Monday, June 11, 2007

Queens of the Crap Age

Here's a great picture I found of Queens-frontman Josh Homme working on the latest album, Era Vulgaris.

Sunday, June 10, 2007

Frau Margot - FW Opera

Cross posted from The Fort Worthian.

It was a dark and stormy night…

While that may not be the greatest start for a novel, it was a nice mood-setter for Frau Margot. The opera began with a black scrim at the front of the stage, and showed the projected raindrops and the outside of a brownstone, along with some ominous lightning flashes. An appropriate film noir opening for an opera about a murder.

But first, a little bit about the inspiration behind Frau Margot.
When composer Alban Berg died, he left behind an unfinished opera entitled “Lulu.” Leonard Bernstein approached Berg’s widow about the possibility of completing the opera, and she told him she would let him know in a few days. A few days later, Mrs. Berg told Bernstein that she had consulted with her husband and that he had said no to Bernstein completing the opera. Bernstein later found out that many other composers had approached Mrs. Berg about completing the opera, and that they were all told the same thing. Apparently, Mrs. Berg was contacting her husband through a séance to inquire about the opera completion offers.

So that’s a pretty juicy story to start an opera from… Add a bit of laudanum addiction, and extramarital affair, some twisted psyches and a murder, and you’ve got yourself a pretty juicy opera!

Frau Margot premiered in FW on June 2, which gave the company the luxury of not having the performance compared to past versions. The set was stunning, with crazy angles giving the appearance of extreme depth to the stage. There were projection scrims around the top and back of the set, and the projections were used to give the sense of shifting locations without a lot of set changes. And whenever Frau Margot was tripping on laudanum, the projections showed ripples expanding outward -- a nice trick to help illustrate the mindset of the character. The set also helped establish the aforementioned film noir mindset, with heavy use of black, white and gray elements, and stark lighting that emphasized long menacing shadows.

I enjoyed the opera, but it seemed to miss some dramatic moments in the music during the second act. I'm not sure if it was intentional or not, but Frau Margot seemed to include a less extreme version of sprechtsing from Berg's Wozzeck (which, for the record, I thoroughly enjoyed a few years ago at the Dallas Opera, and I'm certain I was in the minority that night... I've never seen so many people walk out of an opera!). Frau Margot also seems inspired by Wozzeck in terms of the sexuality displayed on stage, though Margot's is, again, a little less extreme.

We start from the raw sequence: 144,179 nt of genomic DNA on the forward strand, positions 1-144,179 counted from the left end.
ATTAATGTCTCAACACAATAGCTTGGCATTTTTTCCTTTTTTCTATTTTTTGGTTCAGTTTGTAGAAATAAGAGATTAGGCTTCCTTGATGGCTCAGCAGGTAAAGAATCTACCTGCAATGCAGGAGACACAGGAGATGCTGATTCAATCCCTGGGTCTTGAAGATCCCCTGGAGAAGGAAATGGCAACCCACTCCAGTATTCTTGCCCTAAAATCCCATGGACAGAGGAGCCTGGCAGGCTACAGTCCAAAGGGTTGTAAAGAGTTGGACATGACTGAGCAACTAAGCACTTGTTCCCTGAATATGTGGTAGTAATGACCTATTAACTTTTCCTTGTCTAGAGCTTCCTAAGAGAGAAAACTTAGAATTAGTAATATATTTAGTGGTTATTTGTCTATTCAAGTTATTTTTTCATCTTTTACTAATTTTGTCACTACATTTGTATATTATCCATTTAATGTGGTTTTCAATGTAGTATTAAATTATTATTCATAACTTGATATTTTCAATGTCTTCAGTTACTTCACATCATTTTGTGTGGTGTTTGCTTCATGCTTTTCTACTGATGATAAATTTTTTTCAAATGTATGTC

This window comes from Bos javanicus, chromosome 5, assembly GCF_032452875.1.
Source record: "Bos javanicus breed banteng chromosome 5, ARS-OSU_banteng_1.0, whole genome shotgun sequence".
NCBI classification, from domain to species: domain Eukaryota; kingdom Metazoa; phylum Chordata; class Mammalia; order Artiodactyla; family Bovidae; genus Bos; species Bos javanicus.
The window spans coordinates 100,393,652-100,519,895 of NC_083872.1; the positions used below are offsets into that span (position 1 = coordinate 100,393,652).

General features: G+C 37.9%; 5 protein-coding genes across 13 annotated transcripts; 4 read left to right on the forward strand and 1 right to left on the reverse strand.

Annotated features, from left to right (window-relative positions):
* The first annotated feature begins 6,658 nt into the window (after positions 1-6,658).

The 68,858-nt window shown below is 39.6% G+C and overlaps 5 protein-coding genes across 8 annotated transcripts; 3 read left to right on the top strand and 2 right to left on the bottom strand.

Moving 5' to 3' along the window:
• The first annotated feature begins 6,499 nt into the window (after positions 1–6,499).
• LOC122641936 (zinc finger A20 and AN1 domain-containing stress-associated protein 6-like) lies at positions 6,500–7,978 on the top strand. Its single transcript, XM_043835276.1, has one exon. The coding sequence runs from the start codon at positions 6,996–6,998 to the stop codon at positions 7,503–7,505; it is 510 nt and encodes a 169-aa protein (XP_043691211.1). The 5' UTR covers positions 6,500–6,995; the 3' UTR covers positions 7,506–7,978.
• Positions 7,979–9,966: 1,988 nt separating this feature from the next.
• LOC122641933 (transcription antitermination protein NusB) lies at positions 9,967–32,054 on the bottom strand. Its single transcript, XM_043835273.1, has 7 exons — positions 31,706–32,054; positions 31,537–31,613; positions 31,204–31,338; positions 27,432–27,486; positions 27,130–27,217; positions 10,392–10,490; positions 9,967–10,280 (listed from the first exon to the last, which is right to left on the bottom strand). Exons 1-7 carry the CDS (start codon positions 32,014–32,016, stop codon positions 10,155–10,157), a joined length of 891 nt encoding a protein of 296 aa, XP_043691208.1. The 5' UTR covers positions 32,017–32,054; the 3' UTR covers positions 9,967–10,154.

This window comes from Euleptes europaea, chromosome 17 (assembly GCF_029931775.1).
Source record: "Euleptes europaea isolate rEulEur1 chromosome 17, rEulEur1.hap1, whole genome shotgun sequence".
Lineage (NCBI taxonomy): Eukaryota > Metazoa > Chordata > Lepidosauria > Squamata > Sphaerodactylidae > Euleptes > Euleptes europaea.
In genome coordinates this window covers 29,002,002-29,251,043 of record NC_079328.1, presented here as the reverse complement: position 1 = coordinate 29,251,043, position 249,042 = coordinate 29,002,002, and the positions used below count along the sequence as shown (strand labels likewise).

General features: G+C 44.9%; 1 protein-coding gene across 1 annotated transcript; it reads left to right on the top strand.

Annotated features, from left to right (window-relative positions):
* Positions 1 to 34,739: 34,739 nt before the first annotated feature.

The vocalists were all great, though I must give special attention to Lauren Flanigan as Frau Margot and Allan Glassman as Margot's agent. Glassman had some comic elements that really stole the show for me, and I fell in love with Flanigan's voice from the beginning. It didn't matter that she was a crazy drug-addled widow -- I was infatuated. I wasn't really feeling much sympathy or affection for the Ted or Kara characters by the end, though I think we were supposed to... But I think that's part of the film noir influence showing through again -- the moral ambiguity of Kara left me with little sympathy towards her character.

I hope this opera catches on, and is performed in other places. While it's not the most melodic of operas, it is a fascinating story and it's fun to watch.

Tuesday, June 05, 2007

Charlotte Gainsbourg - 5:55

Calm music is needed today. I often use music as a drug -- a way to elevate or change moods, to energize, to relax, to mess with my senses... We all do it to a certain extent.

In that context, 5:55 is a nice glass of red wine. It's not enough to leave you wobbly all night, but it is enough to take the edge off and relax you just a bit.

Gainsbourg occupies a territory between (non-vocal acrobatic) Kate Bush and Air (which makes sense, as Air was involved in the recording) -- she's got the sultry seductress whispery voice going on, but she rarely affects any emotion beyond that. Whether she's singing the ominous airliner going down lyrics of "AF607105" (which would be a great companion piece to Laurie Anderson's "From the Air"), or the supposedly angry "You'll never work in this town again" lyrics of "Jamais," she maintains the same breathy tone. While I like the album overall, I find this to be a bit disconcerting, as if the whispering girlfriend has taken over Seinfeld.

Pulp fans will also notice Jarvis Cocker's (another collaborator on this project) influence in the vocal pacing and delivery on songs like "Everything I Cannot See." Compare Gainsbourg's pacing in this song to Cocker's on "This is Hardcore" for a prime example.

Now don't get me wrong -- I'm not saying this album is unoriginal or derivative, it's just one of those albums with the influences on its sleeve (and in the credits). There's some nice stuff here, and this CD has been in the player quite a bit over the past couple of weeks. Bass players will find some juicy lines to steal here, especially the ridiculously fluid lines on "5:55" and the fun funk on "Jamais." In fact the musicianship is stellar throughout. I just wish that the gentlemen from Air hadn't influenced Charlotte quite so much in the vocal department. It would be nice to hear her let her emotions out.